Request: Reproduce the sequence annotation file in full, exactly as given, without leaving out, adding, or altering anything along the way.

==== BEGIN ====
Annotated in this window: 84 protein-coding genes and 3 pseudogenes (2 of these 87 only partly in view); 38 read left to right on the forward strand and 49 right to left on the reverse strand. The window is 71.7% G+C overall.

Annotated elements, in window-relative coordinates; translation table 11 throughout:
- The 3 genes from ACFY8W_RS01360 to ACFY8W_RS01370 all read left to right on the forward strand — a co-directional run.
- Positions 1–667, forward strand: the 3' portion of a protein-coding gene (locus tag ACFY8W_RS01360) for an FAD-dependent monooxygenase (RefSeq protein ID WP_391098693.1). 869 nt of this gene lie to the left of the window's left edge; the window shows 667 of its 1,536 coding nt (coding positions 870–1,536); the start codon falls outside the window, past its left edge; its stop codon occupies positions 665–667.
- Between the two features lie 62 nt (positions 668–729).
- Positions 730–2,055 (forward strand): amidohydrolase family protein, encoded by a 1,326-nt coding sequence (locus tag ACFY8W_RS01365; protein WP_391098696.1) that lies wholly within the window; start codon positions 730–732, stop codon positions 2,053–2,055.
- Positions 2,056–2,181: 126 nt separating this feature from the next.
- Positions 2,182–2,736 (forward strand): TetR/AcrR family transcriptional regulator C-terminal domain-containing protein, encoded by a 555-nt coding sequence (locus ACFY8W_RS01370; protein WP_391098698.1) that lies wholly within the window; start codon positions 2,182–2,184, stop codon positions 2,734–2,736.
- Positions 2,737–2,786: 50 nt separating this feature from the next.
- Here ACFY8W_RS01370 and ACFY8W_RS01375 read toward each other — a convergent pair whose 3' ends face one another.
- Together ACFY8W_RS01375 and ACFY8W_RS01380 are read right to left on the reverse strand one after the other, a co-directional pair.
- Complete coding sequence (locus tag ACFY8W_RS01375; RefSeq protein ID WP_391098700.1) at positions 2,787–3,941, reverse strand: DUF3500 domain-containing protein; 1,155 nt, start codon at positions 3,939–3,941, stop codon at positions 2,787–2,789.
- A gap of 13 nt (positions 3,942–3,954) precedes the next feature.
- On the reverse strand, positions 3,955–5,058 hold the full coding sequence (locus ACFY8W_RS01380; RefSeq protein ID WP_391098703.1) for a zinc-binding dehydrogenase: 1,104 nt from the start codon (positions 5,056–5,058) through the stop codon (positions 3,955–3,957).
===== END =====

Annotated in this window: 84 protein-coding genes and 3 pseudogenes (2 of these 87 only partly in view); 38 read left to right on the forward strand and 49 right to left on the reverse strand. The window is 71.7% G+C overall.

Annotated elements, in window-relative coordinates; translation table 11 throughout:
- The 3 genes from ACFY8W_RS01360 to ACFY8W_RS01370 all read left to right on the forward strand — a co-directional run.
- Positions 1–667, forward strand: the 3' portion of a protein-coding gene (locus tag ACFY8W_RS01360) for an FAD-dependent monooxygenase (RefSeq protein ID WP_391098693.1). 869 nt of this gene lie to the left of the window's left edge; the window shows 667 of its 1,536 coding nt (coding positions 870–1,536); the start codon falls outside the window, past its left edge; its stop codon occupies positions 665–667.
- Between the two features lie 62 nt (positions 668–729).
- Positions 730–2,055 (forward strand): amidohydrolase family protein, encoded by a 1,326-nt coding sequence (locus tag ACFY8W_RS01365; protein WP_391098696.1) that lies wholly within the window; start codon positions 730–732, stop codon positions 2,053–2,055.
- Positions 2,056–2,181: 126 nt separating this feature from the next.
- Positions 2,182–2,736 (forward strand): TetR/AcrR family transcriptional regulator C-terminal domain-containing protein, encoded by a 555-nt coding sequence (locus ACFY8W_RS01370; protein WP_391098698.1) that lies wholly within the window; start codon positions 2,182–2,184, stop codon positions 2,734–2,736.
- Positions 2,737–2,786: 50 nt separating this feature from the next.
- Here ACFY8W_RS01370 and ACFY8W_RS01375 read toward each other — a convergent pair whose 3' ends face one another.
- Together ACFY8W_RS01375 and ACFY8W_RS01380 are read right to left on the reverse strand one after the other, a co-directional pair.
- Complete coding sequence (locus tag ACFY8W_RS01375; RefSeq protein ID WP_391098700.1) at positions 2,787–3,941, reverse strand: DUF3500 domain-containing protein; 1,155 nt, start codon at positions 3,939–3,941, stop codon at positions 2,787–2,789.
- A gap of 13 nt (positions 3,942–3,954) precedes the next feature.
- On the reverse strand, positions 3,955–5,058 hold the full coding sequence (locus ACFY8W_RS01380; RefSeq protein ID WP_391098703.1) for a zinc-binding dehydrogenase: 1,104 nt from the start codon (positions 5,056–5,058) through the stop codon (positions 3,955–3,957).